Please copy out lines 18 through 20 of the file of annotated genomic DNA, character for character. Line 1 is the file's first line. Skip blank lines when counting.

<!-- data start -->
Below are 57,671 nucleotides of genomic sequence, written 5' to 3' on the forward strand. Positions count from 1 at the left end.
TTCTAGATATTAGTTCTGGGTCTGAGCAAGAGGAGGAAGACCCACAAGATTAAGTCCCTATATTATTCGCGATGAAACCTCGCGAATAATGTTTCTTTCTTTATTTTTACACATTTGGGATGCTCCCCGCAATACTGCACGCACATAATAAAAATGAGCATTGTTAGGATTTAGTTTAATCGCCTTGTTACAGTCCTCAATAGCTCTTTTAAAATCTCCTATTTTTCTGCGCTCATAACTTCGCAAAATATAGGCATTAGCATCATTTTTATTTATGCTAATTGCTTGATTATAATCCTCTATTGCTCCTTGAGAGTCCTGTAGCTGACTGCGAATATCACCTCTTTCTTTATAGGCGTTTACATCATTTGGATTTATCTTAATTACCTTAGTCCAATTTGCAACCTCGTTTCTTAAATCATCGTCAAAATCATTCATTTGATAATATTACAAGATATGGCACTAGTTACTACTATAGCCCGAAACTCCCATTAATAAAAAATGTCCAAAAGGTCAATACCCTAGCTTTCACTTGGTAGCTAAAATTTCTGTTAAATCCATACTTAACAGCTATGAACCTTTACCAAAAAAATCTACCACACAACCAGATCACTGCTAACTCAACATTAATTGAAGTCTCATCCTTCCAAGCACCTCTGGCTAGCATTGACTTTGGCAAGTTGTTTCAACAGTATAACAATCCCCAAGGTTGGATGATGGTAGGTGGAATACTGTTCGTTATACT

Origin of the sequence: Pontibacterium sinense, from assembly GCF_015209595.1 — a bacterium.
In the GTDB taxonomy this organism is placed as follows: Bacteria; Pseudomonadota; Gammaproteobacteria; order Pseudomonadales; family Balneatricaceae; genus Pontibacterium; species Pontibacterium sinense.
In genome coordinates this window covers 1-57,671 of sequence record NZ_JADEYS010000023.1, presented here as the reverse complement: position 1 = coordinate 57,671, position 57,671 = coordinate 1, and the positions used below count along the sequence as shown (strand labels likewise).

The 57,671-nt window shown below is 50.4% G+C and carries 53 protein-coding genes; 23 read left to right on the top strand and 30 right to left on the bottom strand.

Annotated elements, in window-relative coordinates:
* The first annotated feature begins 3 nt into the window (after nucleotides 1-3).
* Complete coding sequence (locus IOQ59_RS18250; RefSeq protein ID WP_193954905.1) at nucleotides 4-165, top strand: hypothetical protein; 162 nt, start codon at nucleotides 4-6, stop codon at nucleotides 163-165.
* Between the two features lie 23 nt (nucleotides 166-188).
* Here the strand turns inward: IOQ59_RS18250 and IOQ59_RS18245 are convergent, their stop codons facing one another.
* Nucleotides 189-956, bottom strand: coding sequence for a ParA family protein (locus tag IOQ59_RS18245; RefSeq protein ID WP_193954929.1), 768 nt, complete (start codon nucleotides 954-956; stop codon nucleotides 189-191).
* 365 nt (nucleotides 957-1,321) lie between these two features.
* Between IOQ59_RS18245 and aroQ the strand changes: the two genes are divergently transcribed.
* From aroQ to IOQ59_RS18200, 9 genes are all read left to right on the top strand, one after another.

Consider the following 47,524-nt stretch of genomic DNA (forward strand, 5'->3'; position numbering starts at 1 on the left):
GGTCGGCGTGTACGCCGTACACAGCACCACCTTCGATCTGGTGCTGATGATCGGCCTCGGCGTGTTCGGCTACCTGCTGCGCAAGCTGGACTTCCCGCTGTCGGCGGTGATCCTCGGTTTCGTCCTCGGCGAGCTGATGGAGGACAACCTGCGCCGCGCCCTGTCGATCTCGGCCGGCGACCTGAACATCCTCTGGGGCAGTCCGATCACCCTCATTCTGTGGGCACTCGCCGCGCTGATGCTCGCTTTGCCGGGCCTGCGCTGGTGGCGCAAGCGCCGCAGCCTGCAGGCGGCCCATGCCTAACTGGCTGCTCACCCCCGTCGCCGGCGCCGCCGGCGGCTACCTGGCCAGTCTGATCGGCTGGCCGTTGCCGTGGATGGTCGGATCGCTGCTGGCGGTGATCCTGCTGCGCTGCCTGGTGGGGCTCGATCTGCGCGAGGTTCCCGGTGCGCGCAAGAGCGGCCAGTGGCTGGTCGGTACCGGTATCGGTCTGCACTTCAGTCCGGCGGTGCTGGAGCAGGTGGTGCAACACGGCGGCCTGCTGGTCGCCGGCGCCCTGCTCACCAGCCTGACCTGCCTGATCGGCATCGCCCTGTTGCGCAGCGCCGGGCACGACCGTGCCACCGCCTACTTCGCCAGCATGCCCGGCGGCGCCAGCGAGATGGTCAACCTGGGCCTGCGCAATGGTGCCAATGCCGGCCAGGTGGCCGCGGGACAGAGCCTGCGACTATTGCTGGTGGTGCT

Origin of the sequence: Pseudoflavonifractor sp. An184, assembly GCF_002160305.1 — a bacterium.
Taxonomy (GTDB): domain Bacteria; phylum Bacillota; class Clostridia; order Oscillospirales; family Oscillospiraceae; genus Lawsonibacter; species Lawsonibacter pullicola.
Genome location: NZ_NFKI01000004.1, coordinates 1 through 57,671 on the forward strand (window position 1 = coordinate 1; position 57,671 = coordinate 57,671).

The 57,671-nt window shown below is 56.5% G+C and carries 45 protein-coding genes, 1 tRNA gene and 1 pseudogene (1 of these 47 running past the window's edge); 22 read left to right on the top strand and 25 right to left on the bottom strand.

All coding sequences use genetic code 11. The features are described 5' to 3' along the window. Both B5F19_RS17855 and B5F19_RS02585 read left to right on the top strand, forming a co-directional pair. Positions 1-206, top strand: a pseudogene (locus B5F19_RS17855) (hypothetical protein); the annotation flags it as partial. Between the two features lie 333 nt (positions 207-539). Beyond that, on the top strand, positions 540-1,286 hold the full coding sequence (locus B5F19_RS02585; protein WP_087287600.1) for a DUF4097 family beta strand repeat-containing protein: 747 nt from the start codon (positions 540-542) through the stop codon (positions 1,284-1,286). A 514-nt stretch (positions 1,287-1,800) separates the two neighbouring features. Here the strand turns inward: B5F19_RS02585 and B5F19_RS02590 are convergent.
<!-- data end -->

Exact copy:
Origin of the sequence: Pseudoflavonifractor sp. An184, assembly GCF_002160305.1 — a bacterium.
Taxonomy (GTDB): domain Bacteria; phylum Bacillota; class Clostridia; order Oscillospirales; family Oscillospiraceae; genus Lawsonibacter; species Lawsonibacter pullicola.
Genome location: NZ_NFKI01000004.1, coordinates 1 through 57,671 on the forward strand (window position 1 = coordinate 1; position 57,671 = coordinate 57,671).